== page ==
How do you approach an intimidating, heavily muscled and tattooed bodybuilder?  If you are anything like me, you shout at them from the SoFlo Vegans booth at Fort Lauderdale VegFest, run over to him while you shove people out of the way, and then drag them to your booth while he looks at you like you have two heads!!  Joking! I didn’t shove people out of the way, I did say ‘excuse me’.  That was the first meeting that I had with Conscious Muscle AKA Jordan David, who let me call him David for his first name for the longest time and never corrected me… (so embarrassed when I found out).

Jordan had been a follower of SFV, and vice-versa, for a very long time; we had been in contact through social media but had yet to meet in person.  Jordan is a vegan bodybuilder, father, entrepreneur, speaker, fitness coach and founder of Friends Not Food Rescue.  The rescue is five acres of land, a dream that became a reality last year, that had the original name of Lilly and Friends.  Who is Lilly and how did Lilly help to change a meathead culture trainer into a vegan and animal rescuer?

Alba: Hey, Jordan…emphasis on the name Jordan, I still can’t believe you let me call you David for so long!  Thank you for talking to us again, but this time we will be talking about the rescue and not so much about your personal life like we did on our podcast.

Jordan: Yeah, (laughs) I did, my pleasure, thank-you guys for making the drive up here.

In the background, in their separate enclosures, there’s Leroy the mule, next to him I can hear all the pigs and also Ragnar, a huge male turkey with amazing plumage.  As a city girl, I have not had up-close encounters with many farm animals, so I am finding them fascinating.  Leroy has eyelashes! The pigs wiggle their little curly tails non-stop and Ragnar watches every movement I make…or he could be watching my chihuahua Kona who sits on my lap during the interview.

Alba: When did you get the idea for the rescue/sanctuary?

Jordan: When I became a vegan, I wanted to do more and so I did.  I dedicated my life and resources to building the sanctuary and rescuing animals.  Once I started, I never looked back. 

Alba: I understand that Lily was a big driving force behind you creating a rescue, who is she?  And why did you change the name of the rescue?

 Jordan: Yes, a friend of mine had mentioned to me that a farmer who had a mama pig had recently died leaving all her piglets behind.  The farmer did not want to take care of them and was looking for homes for them.  I jumped at the chance because it is a lot of work caring for piglets, they must be bottle fed every couple of hours.  She was the first pig I raised from a baby, but since we got so big, I wanted to represent all the animals at the sanctuary. 

Alba: How long did it take you to get the land and how many residents do you have? 

Jordan: It took me three years to save up enough money for the five acres, I put my life savings into this; much like the quote “if you want to take the island, burn the boats!” (I’ve never heard this quote before.)  I put my everything into this, knowing full well that I would realize the vision that is the Friends Not Food Rescue.  I actually have two properties that makes up the rescue, between those two properties, I take care of 48 animals.  I have some volunteers that come to help with the care, but I mostly do it on my own.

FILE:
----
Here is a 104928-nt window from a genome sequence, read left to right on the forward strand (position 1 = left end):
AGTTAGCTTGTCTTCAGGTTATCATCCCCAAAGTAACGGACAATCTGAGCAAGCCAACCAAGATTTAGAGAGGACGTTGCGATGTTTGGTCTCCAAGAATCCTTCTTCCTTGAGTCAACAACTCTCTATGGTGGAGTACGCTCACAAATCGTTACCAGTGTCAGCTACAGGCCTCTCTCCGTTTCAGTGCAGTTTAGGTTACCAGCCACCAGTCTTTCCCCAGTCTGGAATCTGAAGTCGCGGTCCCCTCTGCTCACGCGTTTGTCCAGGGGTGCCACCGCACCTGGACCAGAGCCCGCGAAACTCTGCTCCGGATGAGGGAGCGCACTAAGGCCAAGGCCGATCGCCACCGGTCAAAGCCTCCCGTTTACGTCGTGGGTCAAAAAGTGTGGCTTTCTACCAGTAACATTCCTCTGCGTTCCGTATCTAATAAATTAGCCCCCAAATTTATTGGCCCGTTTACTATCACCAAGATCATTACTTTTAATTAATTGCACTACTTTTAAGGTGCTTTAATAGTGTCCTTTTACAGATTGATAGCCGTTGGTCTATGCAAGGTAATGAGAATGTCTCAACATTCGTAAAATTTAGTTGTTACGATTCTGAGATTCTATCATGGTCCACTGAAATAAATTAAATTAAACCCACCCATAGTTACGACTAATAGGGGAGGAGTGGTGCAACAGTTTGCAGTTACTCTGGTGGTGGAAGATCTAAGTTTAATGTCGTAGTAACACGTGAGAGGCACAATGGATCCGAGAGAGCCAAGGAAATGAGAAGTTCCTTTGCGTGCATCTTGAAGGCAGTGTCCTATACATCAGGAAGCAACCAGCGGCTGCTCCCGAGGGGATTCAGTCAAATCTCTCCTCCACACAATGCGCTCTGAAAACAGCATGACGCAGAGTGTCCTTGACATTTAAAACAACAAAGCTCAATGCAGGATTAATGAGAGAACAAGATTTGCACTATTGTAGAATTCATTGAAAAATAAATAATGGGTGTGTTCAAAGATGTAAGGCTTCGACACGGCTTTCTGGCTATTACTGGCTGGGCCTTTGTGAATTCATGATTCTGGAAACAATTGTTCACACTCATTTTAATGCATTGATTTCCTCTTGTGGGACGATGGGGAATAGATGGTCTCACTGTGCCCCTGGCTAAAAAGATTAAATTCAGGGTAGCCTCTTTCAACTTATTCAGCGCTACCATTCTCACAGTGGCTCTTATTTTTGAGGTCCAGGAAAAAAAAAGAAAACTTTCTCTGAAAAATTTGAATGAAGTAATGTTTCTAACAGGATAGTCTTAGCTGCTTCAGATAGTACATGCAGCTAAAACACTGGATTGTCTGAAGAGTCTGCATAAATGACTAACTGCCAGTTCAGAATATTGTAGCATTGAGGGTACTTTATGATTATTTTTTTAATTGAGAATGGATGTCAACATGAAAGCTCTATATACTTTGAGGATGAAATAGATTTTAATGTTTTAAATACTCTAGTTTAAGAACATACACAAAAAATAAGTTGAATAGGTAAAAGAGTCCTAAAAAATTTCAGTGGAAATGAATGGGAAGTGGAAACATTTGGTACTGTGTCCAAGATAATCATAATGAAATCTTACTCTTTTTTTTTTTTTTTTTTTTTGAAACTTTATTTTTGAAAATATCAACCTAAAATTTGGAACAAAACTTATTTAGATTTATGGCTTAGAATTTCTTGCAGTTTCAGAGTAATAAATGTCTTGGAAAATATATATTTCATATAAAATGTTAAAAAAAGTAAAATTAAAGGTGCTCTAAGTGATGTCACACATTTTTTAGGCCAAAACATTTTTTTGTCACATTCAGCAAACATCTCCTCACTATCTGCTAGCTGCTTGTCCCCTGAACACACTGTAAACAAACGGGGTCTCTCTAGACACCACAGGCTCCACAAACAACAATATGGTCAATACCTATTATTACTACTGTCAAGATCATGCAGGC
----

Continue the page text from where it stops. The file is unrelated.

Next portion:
That’s a ton of animals to care for in between two properties…but Jordan assures me that he likes it like that because it gives him a chance to think.

 

Alba: Tell me about the background of some of the animals and where they came from.

Jordan: Like I said we have a total of 48 animal, that also include my rescue dogs.  The animals range from pigs, canine, goats, one mule, ducks, chickens, roosters and the new additions, the trio of cows: Flo, Mary and Molly.  All the animals here at Friends Not Food Rescue were either rescued from slaughter, adopted from shelters or were surrenders.  Many come from horrible abuse and they come here to heal and live the rest of their lives safe and well-cared for.  The animals here are like us, they have certain likes and dislikes.  They have favorites foods that they like and foods that they do not like.  Some like their ears scratched and some love belly rubs; they all have their own personalities

I had noticed that the cow sisters love bananas and apples as treats, and the pigs love playing in the mud.  Jordan said that it keeps them cool from the Florida sun and they love belly rubs, they’ll turn on their sides for rubs, just like dogs.  FYI, pigs are more intelligent than dogs with an average intelligence equal to a three-year-old child.  This gets me thinking on a post that Jordan posted on Instagram last year in regards to the safety of the rescues.

Alba: About a year ago, there was a threat to the rescue, any threats to you and the animals since then?  Have you taken security measures?